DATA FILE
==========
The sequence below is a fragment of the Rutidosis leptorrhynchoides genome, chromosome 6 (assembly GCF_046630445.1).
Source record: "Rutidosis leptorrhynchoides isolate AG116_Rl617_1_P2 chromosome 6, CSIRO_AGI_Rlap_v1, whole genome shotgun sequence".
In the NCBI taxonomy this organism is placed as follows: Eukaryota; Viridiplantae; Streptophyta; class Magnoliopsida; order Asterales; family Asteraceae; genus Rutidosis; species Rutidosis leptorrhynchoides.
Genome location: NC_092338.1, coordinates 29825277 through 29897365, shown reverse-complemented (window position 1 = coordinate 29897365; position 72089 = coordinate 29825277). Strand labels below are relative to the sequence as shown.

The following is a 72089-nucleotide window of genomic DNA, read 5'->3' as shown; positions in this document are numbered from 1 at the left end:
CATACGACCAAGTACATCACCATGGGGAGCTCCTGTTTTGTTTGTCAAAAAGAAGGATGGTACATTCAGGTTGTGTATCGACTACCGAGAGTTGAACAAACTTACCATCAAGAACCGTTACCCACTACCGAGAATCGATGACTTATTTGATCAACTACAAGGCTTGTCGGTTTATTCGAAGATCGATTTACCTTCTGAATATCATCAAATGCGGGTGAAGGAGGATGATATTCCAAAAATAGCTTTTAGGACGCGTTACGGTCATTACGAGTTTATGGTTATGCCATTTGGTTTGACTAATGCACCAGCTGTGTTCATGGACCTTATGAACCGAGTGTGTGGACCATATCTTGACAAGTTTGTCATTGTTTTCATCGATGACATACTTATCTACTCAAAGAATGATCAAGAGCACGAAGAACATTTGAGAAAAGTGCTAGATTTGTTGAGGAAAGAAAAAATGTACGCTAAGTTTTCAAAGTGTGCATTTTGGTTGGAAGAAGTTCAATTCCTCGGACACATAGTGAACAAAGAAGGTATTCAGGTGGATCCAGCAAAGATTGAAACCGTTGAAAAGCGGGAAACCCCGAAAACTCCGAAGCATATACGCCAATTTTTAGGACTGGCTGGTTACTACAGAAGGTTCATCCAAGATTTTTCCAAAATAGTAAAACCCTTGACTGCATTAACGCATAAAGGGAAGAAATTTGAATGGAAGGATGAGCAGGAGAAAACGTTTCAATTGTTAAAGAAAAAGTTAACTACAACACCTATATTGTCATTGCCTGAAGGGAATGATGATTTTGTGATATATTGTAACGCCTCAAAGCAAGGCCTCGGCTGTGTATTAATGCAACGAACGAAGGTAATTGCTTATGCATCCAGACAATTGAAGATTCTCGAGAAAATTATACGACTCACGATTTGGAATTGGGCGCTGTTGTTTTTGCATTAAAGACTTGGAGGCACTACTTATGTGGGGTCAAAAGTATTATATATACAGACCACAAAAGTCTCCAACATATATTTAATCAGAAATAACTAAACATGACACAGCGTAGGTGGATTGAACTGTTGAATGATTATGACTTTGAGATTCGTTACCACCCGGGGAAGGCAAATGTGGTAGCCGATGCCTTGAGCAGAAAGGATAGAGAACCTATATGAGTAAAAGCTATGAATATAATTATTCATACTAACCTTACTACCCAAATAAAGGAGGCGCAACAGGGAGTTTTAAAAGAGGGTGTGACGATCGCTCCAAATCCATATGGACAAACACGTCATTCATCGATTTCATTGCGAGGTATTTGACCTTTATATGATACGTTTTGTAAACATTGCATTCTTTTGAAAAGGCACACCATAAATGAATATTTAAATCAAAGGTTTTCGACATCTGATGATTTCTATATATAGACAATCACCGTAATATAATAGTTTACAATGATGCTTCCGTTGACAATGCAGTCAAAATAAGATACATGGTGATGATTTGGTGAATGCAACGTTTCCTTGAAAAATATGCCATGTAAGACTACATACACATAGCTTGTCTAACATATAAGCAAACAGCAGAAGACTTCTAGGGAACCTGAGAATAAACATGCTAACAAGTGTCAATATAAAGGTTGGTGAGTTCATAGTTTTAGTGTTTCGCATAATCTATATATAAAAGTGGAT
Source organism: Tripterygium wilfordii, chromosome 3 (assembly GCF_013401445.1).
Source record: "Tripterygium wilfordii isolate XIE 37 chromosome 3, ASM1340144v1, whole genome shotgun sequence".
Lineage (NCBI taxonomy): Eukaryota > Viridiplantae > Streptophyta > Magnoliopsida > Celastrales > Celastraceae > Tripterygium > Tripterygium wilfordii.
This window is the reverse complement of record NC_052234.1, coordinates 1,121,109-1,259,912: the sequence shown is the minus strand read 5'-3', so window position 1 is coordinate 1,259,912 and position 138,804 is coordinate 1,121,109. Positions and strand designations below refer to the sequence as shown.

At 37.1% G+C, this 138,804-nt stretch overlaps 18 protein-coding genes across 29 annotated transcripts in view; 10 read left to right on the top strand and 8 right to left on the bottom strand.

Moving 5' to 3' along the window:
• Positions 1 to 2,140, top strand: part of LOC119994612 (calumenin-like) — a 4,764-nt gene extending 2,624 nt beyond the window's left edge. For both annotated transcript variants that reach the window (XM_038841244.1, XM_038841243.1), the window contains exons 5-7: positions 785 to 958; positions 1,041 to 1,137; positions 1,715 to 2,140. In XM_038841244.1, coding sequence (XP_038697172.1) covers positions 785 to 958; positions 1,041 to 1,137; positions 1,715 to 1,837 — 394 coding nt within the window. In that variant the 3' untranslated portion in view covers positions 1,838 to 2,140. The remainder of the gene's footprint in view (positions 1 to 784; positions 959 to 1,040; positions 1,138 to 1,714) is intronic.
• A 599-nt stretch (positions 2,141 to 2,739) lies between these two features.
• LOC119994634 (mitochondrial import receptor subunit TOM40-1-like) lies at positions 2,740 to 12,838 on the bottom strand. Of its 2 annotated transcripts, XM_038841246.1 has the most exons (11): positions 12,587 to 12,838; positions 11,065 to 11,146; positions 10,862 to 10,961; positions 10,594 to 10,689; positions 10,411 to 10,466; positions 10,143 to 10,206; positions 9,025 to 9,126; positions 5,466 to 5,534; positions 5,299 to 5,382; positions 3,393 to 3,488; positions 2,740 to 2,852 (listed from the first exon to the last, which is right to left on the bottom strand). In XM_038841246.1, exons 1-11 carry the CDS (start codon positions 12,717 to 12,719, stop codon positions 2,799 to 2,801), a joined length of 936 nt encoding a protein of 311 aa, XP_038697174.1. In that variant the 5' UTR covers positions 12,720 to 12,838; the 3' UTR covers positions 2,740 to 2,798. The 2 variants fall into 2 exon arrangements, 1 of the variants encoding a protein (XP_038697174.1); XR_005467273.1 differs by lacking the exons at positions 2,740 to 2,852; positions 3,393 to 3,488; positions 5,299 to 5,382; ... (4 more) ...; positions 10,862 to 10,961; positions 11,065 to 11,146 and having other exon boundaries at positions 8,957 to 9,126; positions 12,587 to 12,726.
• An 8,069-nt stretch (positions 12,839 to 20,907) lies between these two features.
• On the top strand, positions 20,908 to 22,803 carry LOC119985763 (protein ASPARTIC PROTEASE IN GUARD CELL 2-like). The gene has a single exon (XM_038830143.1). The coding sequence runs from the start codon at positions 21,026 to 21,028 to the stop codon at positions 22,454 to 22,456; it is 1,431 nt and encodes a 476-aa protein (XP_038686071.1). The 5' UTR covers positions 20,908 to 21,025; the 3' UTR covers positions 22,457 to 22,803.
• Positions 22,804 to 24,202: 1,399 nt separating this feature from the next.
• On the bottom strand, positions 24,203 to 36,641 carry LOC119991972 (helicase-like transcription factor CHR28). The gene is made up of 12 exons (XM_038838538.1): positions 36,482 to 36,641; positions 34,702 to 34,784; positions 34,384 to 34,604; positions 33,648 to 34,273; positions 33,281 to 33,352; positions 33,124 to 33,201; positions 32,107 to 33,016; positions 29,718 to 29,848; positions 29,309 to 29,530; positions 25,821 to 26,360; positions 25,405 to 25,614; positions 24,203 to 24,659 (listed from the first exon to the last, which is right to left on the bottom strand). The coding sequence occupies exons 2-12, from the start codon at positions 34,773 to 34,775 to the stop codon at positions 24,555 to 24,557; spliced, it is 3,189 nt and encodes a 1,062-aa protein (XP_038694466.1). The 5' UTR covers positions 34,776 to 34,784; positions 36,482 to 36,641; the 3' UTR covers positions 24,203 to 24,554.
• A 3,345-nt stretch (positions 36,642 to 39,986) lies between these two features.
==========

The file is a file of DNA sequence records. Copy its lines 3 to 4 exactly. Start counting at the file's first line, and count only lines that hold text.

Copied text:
In the NCBI taxonomy this organism is placed as follows: Eukaryota; Viridiplantae; Streptophyta; class Magnoliopsida; order Asterales; family Asteraceae; genus Rutidosis; species Rutidosis leptorrhynchoides.
Genome location: NC_092338.1, coordinates 29825277 through 29897365, shown reverse-complemented (window position 1 = coordinate 29897365; position 72089 = coordinate 29825277). Strand labels below are relative to the sequence as shown.